Nicholas Frankel, Oscar Wilde:
The Unrepentant Years (Harvard University Press)
In February 1895, Dublin-born Oscar Wilde (1854-1900), then 40 years old, was at the top of his game as a poet, playwright and critic, known throughout the English-speaking literary world for his brilliant wit, glittering conversational skills and charming if flamboyant appearance. Two of his plays, An Ideal Husband and The Importance of Being Earnest, were playing to packed houses in London’s West End, with the latter about to open in New York. Wilde was married to wealthy Englishwoman Constance Lloyd and the couple had two sons whom Wilde adored, ten-year-old Cyril and nine-year-old Vyvan.
Wilde’s marriage to Constance was by then more than a bit shaky, in no small part because Wilde had fallen passionately and recklessly in love with Lord Alfred Douglas, a brash, unpredictable, and frequently imprudent aristocrat, sixteen years younger than Wilde. Douglas’s father, the Marquis of Queensbury, heartily disapproved of the relationship between the two men, threatening at one point to “make a public scandal in a way you little dream of” if Douglas did not end it. This included showing up at Wilde’s house accompanied by a boxer, and almost disrupting the opening night of The Importance of Being Earnest, before Wilde got wind of his intentions and barred him from the performance. Then, on February 18, 1895, the Marquis left a calling card at Wilde’s home addressed to “Oscar Wilde: Posing Somdomite,” misspelling “sodomite.” Against the advice of nearly everyone, including George Bernard Shaw, Wilde decided to sue the Marquis for criminal libel in an effort to put an end to the harassment, once and for all. It was not a good decision.
Douglas’ father employed spies to dig up evidence that Wilde was in reality a “sodomite,” a term frequently used in late Victorian England as a synonym for homosexual. His lawyers introduced romantic and suggestive letters from Wilde to the Marquis’s son. The court found the Marquis’s description of Wilde as a “posing sodomite” to be legally justified, and Wilde withdrew his suit. He was then arrested on charges of “gross indecency” under a loosely worded and subjective statute that made almost any private and consensual action potentially subject to criminal prosecution. After a sensational trial that aroused much interest in England and abroad, he was found guilty and sentenced to two years in prison.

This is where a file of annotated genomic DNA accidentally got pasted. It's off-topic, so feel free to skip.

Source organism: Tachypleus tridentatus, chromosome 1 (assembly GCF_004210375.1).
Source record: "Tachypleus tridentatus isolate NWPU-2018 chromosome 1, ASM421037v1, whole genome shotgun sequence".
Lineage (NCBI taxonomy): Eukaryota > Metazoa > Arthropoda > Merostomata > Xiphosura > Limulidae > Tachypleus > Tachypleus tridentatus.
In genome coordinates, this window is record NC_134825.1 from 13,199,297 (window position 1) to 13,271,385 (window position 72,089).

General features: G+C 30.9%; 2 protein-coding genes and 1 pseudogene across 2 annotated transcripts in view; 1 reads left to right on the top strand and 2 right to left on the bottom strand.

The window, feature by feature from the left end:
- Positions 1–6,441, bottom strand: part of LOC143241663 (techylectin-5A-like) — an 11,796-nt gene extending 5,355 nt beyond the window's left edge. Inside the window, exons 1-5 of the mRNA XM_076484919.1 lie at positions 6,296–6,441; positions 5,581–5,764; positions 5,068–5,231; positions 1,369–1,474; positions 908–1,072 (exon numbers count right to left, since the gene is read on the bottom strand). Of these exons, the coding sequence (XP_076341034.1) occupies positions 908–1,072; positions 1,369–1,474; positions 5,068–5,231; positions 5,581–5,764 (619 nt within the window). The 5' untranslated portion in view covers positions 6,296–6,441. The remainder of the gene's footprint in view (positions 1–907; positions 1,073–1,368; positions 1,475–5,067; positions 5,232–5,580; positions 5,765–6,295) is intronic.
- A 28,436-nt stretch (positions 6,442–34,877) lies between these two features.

In Oscar Wilde: The Unrepentant Years, Nicholas Frankel, Professor of English at Virginia Commonwealth University, focuses upon Wilde’s last years, both his imprisonment, from May 1895 to May 1897, and the remaining three and a half years of his life, which he spent in exile in Dieppe, in Northern France, Naples, Sicily, and above all Paris, where he died in November 1900. Unlike more comprehensive Wilde biographies, Frankel argues that his “represents the first sustained effort to understand Wilde’s imagination through the prism of his final years” (p.16). Frankel provides a perceptive account of the unforgiving prison conditions that prevailed in late Victorian England, and much insight into the surprisingly open environment available to homosexuals on parts of the European continent as the 19th century came to a close.
But the sturdiest thread tying together Frankel’s biographical narrative is Wilde’s relationship with Douglas, the “defining love affair of his life. . . [which] lasted well beyond his imprisonment,” an affair that was “at times intense, passionate, petty, rhapsodic, tender, ill-tempered, and vituperative” (p.31). Wilde spent only limited time with Douglas after his release from prison, the rest seemingly in an endless pursuit of a variety of men – mostly younger men and boys. But even when the two were not together, Douglas dominated Wilde’s psyche.